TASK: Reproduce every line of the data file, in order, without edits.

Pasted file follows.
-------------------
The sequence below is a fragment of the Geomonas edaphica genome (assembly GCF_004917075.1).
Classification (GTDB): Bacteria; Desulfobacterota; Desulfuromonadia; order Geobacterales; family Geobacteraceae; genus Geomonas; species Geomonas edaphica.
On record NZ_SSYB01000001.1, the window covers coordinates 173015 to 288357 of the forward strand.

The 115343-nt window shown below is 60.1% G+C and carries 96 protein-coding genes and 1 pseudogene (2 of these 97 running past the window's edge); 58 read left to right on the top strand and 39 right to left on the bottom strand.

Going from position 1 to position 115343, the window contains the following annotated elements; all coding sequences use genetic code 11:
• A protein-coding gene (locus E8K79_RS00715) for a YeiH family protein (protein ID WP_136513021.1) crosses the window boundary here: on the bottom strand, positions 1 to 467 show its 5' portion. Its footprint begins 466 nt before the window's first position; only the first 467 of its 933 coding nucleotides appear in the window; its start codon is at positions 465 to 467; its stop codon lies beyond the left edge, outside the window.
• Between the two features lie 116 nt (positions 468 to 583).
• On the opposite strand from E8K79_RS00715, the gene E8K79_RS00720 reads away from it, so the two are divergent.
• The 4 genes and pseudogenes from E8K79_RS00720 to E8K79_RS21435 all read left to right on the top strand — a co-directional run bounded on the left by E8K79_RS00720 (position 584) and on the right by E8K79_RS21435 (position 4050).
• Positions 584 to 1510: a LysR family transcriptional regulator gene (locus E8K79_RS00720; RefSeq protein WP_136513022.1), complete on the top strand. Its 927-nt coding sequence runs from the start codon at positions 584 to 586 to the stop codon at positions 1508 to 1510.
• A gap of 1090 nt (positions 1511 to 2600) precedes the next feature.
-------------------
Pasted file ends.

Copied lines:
The sequence below is a fragment of the Geomonas edaphica genome (assembly GCF_004917075.1).
Classification (GTDB): Bacteria; Desulfobacterota; Desulfuromonadia; order Geobacterales; family Geobacteraceae; genus Geomonas; species Geomonas edaphica.
On record NZ_SSYB01000001.1, the window covers coordinates 173015 to 288357 of the forward strand.

The 115343-nt window shown below is 60.1% G+C and carries 96 protein-coding genes and 1 pseudogene (2 of these 97 running past the window's edge); 58 read left to right on the top strand and 39 right to left on the bottom strand.

Going from position 1 to position 115343, the window contains the following annotated elements; all coding sequences use genetic code 11:
• A protein-coding gene (locus E8K79_RS00715) for a YeiH family protein (protein ID WP_136513021.1) crosses the window boundary here: on the bottom strand, positions 1 to 467 show its 5' portion. Its footprint begins 466 nt before the window's first position; only the first 467 of its 933 coding nucleotides appear in the window; its start codon is at positions 465 to 467; its stop codon lies beyond the left edge, outside the window.
• Between the two features lie 116 nt (positions 468 to 583).
• On the opposite strand from E8K79_RS00715, the gene E8K79_RS00720 reads away from it, so the two are divergent.
• The 4 genes and pseudogenes from E8K79_RS00720 to E8K79_RS21435 all read left to right on the top strand — a co-directional run bounded on the left by E8K79_RS00720 (position 584) and on the right by E8K79_RS21435 (position 4050).
• Positions 584 to 1510: a LysR family transcriptional regulator gene (locus E8K79_RS00720; RefSeq protein WP_136513022.1), complete on the top strand. Its 927-nt coding sequence runs from the start codon at positions 584 to 586 to the stop codon at positions 1508 to 1510.
• A gap of 1090 nt (positions 1511 to 2600) precedes the next feature.